<xsl:stylesheet xmlns:xsl="http://www.w3.org/TR/WD-xsl">      <xsl:script language="javascript">          <![CDATA[             function milesToKilometers(e)              {                 miles = parseInt(e.text);                  return miles * 1.6;              }          ]]>      </xsl:script>      <xsl:template match="/">          <HTML>              <HEAD>                  <TITLE>                      The Planets Table                  </TITLE>              </HEAD>              <BODY>                  <H1>                      The Planets Table                  </H1>                  <TABLE BORDER="2">                      <TR>                          <TD>Name</TD>                          <TD>Mass</TD>                          <TD>Radius</TD>                          <TD>Day</TD>                      </TR>                      <xsl:apply-templates/>                  </TABLE>              </BODY>          </HTML>      </xsl:template>      <xsl:template match="PLANETS">          <xsl:apply-templates/>      </xsl:template>      <xsl:template match="PLANET">         <TR>            <TD><xsl:value-of select="NAME"/></TD>            <TD><xsl:value-of select="MASS"/></TD>            <TD><xsl:apply-templates match="RADIUS"/></TD>            <TD><xsl:value-of select="DAY"/></TD>         </TR>     </xsl:template>      <xsl:template match="RADIUS">          <xsl:eval>milesToKilometers(this)</xsl:eval>      </xsl:template>  </xsl:stylesheet>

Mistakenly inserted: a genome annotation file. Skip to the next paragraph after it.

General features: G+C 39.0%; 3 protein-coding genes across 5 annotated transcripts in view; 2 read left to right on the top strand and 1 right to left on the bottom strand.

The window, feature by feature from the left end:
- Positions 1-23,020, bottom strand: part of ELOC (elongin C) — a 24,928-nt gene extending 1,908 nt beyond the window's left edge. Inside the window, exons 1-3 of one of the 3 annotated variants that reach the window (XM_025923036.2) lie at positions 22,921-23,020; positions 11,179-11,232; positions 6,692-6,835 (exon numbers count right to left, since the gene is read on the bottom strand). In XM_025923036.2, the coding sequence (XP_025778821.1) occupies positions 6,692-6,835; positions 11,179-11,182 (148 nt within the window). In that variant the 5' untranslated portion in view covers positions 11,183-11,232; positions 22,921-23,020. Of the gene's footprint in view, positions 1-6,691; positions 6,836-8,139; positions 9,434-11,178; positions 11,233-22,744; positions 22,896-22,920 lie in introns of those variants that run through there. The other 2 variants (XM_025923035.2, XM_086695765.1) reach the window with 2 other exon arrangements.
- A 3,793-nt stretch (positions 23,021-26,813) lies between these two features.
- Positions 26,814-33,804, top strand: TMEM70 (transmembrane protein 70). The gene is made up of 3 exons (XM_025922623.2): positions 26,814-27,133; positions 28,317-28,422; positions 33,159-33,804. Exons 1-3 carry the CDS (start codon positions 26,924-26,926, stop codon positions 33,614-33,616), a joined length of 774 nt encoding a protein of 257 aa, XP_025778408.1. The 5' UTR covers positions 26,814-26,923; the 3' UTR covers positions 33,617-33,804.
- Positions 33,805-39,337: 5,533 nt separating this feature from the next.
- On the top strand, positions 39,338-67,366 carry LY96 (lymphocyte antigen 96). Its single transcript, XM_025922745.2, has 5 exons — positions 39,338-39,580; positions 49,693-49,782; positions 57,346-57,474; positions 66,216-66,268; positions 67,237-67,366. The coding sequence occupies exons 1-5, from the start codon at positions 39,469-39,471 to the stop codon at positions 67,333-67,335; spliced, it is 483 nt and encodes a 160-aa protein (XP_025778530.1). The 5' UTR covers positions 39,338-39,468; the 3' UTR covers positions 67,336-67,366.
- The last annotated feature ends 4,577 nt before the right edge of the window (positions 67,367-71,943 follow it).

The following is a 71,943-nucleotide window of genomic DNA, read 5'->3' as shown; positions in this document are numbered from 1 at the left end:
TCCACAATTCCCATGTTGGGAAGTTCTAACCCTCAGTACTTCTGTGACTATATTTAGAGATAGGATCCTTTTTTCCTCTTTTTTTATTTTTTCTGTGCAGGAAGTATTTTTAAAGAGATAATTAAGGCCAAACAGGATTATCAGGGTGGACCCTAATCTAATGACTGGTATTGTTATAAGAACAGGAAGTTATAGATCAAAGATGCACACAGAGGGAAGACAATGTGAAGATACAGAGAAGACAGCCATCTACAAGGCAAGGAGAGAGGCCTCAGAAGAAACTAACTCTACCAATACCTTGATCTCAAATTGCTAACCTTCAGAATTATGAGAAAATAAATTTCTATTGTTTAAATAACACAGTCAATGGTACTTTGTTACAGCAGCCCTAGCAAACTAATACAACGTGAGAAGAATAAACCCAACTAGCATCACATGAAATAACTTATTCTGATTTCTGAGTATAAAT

And thats it; you can see the results of this transformation in Figure 5.4. In time, vendors will provide more and more built-in extension functions. How can you determine whether a given extension function is available? You can use the function-available function.

Figure 5.4. Using an extension function in the Internet Explorer.

Using the function-available Function

You use the XSLT 1.0 function named function-available to test whether a function is available. In the following example I want to use the extension function starpowder:calculate to do some math, and if its not available, I send the text Sorry, cant do math today. to the result document (although you could, of course, also quit processing and display an error message with the <xsl:message> element):

 <xsl:choose xmlns:starpowder="http://www.starpowder.com">      <xsl:when test="function-available("starpowder:calculate")">          <xsl:value-of select="starpowder:calculate("2+2")"/>      </xsl:when>      <xsl:otherwise>          <xsl:text>Sorry, can't do math today.</xsl:text>      </xsl:otherwise>  </xsl:choose> 

External Objects

The support for extension functions in the XSLT 1.1 working draft introduced a new data type. This new data type is called an external object . An XSLT variable, which is covered in Chapter 9, may be assigned an external object rather than one of the four XPath data-types supported in XSLT (string, number, Boolean, node set). An external object represents an object that is created by an external programming language and returned by an extension function and that is not convertible to one of the four XPath data types. The data type external object was added to XSLT to give you a safe wrapper for such data. No one implements external objects yet, but thats coming.

Inside XSLT
Inside Xslt
ISBN: B0031W8M4K
Year: 2005
Pages: 196